Wednesday, February 9, 2011

Fear is Pathan's primary weapon


Everyone has a favourite Yusuf Pathan story. A smattering of scribes and ex-players discovered theirs in Indore in January '08, during a Ranji Trophy game between Baroda and Delhi. It so happened that a few old-timers recalled how the swashbuckling southpaw Amay Khurasia, an ex-India international who was then commentating, once managed a six which thudded into a water tank yards outside the Maharani Usharaje stadium.
Pathan
Khurasia merely nodded, for tales of his big-hitting still abounded in nooks and crannies across the country. It seemed impossible that someone could actually attempt such a hit again, much less manage to clear the ground.

On the third day, with Baroda under a bit of pressure and Rakesh Solanki attempting to steady things, Yusuf Pathan walked in at No. 7 and immediately started smashing the ball around with disdain. It was a counterattacking innings of such savagery that even the slumbering groundsmen ran for cover. The conditions were clearly treacherous for bowlers, and talk again veered towards a possibility of Khurasia's 'mark' being bettered. The tank fell right within Pathan's on-side hitting arc, and soon enough, he planted the front foot down the ground and took a huge swish at immense bat speed. The ball disappeared over midwicket and out of the ground, missing the tank by a whisker! Later, on being told how close he had come, Pathan said in all seriousness: "You should have told me earlier."

It's to Pathan's credit that he has transplanted this rare ability to hit big - and keep hitting big - on to the international stage. There have been others before him, game-changers whose cameos lower down the order sent shivers down opposition spines. But none had this degree of scary primal aggression, this ferocious and sustained ability to pounce on anything within range until fear paralyses the bowler.

Fear is Pathan's primary weapon as a batsman, but for long the nature of fear he inspired was specific to conditions. In South Africa, he extended this hunting ground to unfamiliar territory by identifying and maximising the controllables. Now, he can wait till he launches. He has learnt to stalk his prey. Over the past 10-odd ODIs, this soul-searching has made him a dangerously consistent batsman, able to single-handedly invert the logical outcomes of games, though he is aware failure always lurks a hair's breadth away.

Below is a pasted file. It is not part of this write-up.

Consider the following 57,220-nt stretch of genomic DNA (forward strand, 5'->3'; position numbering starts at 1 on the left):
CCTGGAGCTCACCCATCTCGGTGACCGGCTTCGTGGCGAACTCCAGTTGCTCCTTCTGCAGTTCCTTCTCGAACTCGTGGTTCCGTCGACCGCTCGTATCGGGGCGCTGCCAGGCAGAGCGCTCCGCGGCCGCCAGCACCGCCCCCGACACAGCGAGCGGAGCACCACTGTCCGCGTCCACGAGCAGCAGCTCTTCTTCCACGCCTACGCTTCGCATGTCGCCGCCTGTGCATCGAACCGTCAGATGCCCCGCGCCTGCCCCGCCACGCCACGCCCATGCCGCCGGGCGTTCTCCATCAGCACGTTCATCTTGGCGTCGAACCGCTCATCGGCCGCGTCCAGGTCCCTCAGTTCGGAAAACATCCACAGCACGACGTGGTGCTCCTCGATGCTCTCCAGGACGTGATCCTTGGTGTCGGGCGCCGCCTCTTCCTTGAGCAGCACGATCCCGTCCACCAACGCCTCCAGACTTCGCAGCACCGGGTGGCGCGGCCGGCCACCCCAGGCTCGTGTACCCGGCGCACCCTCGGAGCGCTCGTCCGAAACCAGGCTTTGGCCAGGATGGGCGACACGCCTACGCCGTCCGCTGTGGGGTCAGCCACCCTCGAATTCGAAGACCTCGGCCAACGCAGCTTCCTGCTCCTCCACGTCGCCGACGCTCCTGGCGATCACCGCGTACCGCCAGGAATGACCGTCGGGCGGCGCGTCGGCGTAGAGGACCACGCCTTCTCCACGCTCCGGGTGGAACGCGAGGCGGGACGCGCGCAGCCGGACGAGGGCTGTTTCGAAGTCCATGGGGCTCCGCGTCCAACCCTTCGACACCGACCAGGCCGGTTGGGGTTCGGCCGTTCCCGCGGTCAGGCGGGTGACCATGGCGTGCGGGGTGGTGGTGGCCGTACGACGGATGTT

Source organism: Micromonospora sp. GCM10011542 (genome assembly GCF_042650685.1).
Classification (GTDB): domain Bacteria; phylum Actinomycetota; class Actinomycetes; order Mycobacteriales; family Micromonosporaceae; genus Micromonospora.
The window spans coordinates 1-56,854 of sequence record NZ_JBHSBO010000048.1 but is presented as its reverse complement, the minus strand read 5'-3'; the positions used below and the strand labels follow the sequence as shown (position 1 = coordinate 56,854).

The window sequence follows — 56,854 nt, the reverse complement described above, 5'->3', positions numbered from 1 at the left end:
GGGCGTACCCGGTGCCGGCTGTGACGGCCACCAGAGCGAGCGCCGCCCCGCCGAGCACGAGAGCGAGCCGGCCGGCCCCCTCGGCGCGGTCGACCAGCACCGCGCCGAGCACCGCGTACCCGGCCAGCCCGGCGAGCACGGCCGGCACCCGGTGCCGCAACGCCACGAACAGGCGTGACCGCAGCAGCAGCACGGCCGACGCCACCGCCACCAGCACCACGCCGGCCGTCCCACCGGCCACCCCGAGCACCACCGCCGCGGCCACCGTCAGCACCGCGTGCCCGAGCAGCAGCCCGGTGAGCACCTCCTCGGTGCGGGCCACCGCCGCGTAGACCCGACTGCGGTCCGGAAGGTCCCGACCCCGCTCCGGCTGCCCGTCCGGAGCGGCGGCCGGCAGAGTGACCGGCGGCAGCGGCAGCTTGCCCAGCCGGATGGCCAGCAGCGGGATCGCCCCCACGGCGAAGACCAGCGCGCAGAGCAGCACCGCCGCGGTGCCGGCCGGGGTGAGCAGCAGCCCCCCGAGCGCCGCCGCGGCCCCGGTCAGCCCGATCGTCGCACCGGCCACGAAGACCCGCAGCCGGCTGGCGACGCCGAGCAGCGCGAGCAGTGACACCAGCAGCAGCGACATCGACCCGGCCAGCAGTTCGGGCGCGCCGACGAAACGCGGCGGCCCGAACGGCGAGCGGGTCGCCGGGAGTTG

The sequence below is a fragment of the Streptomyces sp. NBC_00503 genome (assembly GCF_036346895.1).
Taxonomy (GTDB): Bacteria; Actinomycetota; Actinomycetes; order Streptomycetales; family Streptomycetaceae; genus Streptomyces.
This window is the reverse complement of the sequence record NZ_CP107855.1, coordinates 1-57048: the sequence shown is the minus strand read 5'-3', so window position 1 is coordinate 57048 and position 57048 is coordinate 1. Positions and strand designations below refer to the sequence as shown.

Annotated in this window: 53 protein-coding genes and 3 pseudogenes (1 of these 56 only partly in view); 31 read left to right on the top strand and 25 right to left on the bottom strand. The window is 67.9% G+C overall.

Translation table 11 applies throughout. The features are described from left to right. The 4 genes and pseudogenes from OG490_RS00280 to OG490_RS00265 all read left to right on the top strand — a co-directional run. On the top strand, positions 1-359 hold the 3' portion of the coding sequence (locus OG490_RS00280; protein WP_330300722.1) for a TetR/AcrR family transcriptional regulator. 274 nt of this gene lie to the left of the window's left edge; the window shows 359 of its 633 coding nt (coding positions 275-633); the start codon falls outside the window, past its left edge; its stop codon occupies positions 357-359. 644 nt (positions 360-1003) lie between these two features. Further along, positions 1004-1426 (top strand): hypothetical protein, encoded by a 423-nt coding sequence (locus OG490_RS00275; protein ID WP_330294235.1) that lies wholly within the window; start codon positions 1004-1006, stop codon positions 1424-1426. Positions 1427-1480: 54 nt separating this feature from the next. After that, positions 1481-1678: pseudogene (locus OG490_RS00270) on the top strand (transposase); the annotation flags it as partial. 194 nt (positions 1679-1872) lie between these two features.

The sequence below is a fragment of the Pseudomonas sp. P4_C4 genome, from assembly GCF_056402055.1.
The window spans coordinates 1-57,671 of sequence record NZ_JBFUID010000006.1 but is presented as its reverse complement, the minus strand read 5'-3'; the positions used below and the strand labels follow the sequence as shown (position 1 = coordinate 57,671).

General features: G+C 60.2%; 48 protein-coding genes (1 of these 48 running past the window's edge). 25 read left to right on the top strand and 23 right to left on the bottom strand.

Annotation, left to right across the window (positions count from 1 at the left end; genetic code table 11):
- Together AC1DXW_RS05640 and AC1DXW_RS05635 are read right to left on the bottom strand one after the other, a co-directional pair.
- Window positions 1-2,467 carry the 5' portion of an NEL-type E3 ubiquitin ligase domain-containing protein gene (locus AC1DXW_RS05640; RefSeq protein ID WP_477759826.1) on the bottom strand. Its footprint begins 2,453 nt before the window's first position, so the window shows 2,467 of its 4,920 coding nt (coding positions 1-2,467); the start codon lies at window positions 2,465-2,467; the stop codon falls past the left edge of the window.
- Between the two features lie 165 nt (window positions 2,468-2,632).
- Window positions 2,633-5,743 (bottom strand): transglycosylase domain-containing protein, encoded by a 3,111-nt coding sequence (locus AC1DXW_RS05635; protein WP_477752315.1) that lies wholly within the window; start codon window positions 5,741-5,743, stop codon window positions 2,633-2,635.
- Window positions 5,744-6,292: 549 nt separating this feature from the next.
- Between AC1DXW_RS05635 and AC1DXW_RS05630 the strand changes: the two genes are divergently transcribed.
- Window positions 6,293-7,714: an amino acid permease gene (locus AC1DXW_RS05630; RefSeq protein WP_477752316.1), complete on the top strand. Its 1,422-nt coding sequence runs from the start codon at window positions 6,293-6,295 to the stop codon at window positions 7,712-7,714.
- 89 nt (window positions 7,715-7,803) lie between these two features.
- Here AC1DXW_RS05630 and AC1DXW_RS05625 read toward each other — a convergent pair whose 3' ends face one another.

His biggest gain has been elbowing his way into being an automatic choice for the starting XI ahead of the World Cup. He'll be back on familiar ground. Add to that the ability to chip in with the ball and engineer crucial middle-over breakthroughs too. The team has backed him, like Shane Warne did in the IPL, by giving him a license to kill. Without this freedom, Pathan will be half the batsman he is. It's worth it, for when there is no hope, there is still Yusuf Pathan.

THE NUMBER THAT DEFINES PATHAN

115.09: Yusuf's ODI strike rate: The second highest of all-time in the 50-over format.

Matches: 45
Runs: 694
Tons: 2
6s: 36

It is to be seen how MS Dhoni utilizes Pathan in the batting order. If he's used well, then I think Pathan is one cricketer who can change the course of a match singlehandedly. I have been watching his batting recently and the way he can clear the field is fabulous: Former India captain Kapil Dev.

SMASH HITS

OVER THE TOP: At good length or full, but if the ball is pitched even slightly outside the offstump and Yusuf has his eyes set, chances are you'll find it flying over long-on — enough to clear any field.

BIG SLASH: If its bowled short and on the body, he might take a blow or two. But if given any kind of width, Yusuf enjoys slashing it mercilessly anywhere between gully and the covers area.

WAITING FOR THE KILL: The thing about Yusuf is he's ready to wait. You bowl short, into the block hole, bring it into the righthander—he'll resist, punch back, take a hit... anything. But bowl where he wants & he will punish really hard.

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